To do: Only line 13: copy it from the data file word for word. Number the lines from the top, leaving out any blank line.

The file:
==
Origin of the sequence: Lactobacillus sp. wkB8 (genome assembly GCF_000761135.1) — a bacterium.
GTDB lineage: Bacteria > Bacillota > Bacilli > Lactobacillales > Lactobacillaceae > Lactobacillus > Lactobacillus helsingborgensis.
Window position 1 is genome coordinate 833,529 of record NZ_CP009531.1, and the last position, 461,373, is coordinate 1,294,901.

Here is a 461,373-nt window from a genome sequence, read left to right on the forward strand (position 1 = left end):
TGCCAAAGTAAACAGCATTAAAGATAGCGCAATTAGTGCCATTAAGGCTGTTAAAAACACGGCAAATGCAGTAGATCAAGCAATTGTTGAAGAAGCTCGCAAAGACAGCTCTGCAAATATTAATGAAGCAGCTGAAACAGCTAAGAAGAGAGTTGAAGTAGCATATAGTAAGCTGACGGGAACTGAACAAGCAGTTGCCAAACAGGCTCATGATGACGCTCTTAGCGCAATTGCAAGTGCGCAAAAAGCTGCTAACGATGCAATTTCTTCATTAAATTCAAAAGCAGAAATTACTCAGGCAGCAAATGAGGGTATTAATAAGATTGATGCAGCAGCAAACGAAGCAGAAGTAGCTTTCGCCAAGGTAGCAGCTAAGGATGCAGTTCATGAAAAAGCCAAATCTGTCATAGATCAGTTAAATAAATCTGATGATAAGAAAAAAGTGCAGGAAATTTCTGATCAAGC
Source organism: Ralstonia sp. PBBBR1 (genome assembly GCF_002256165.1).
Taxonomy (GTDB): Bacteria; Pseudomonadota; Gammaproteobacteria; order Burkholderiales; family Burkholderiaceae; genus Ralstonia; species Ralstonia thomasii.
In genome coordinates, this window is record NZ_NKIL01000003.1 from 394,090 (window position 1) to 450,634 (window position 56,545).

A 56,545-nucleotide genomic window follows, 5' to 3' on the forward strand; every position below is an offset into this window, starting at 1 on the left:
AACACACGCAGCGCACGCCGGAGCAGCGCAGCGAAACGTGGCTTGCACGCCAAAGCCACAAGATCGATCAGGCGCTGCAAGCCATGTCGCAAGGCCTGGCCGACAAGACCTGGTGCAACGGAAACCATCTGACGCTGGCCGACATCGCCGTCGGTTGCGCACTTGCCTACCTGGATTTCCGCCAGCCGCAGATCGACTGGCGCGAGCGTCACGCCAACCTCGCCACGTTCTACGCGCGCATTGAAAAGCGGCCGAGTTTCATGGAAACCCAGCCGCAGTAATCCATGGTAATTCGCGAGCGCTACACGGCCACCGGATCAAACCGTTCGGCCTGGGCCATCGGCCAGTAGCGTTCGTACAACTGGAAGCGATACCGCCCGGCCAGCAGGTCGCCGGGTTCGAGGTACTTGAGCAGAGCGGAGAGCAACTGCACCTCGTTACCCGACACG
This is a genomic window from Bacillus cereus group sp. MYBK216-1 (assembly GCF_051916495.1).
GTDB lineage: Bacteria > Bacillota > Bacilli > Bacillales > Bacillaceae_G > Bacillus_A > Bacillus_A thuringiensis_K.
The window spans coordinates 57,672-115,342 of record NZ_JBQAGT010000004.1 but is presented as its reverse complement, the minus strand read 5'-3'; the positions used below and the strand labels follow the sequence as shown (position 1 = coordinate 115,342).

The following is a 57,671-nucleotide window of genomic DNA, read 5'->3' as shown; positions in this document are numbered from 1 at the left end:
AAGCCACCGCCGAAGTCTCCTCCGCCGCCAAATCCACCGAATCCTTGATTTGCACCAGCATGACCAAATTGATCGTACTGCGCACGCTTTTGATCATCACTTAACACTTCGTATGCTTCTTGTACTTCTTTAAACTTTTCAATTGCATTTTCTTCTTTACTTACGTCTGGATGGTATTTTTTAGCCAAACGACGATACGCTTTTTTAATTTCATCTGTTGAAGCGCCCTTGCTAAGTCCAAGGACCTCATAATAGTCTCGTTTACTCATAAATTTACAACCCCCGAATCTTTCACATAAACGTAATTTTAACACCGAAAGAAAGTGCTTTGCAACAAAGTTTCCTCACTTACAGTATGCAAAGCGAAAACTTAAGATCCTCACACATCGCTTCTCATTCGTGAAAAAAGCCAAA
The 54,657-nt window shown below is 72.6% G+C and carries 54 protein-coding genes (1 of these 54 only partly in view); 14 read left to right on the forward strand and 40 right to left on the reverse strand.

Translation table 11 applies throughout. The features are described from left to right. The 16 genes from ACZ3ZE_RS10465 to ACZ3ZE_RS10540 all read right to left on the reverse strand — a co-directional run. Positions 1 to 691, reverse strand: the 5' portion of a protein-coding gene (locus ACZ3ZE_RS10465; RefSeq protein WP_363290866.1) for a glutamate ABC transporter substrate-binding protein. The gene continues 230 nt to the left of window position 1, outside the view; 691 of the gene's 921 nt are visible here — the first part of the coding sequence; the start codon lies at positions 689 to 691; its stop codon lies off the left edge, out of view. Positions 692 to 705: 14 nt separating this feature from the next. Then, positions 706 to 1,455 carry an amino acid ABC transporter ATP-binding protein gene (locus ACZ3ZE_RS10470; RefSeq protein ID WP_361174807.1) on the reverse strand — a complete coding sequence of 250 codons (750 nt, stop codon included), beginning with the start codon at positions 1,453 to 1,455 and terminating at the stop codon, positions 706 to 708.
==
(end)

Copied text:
The window spans coordinates 57,672-115,342 of record NZ_JBQAGT010000004.1 but is presented as its reverse complement, the minus strand read 5'-3'; the positions used below and the strand labels follow the sequence as shown (position 1 = coordinate 115,342).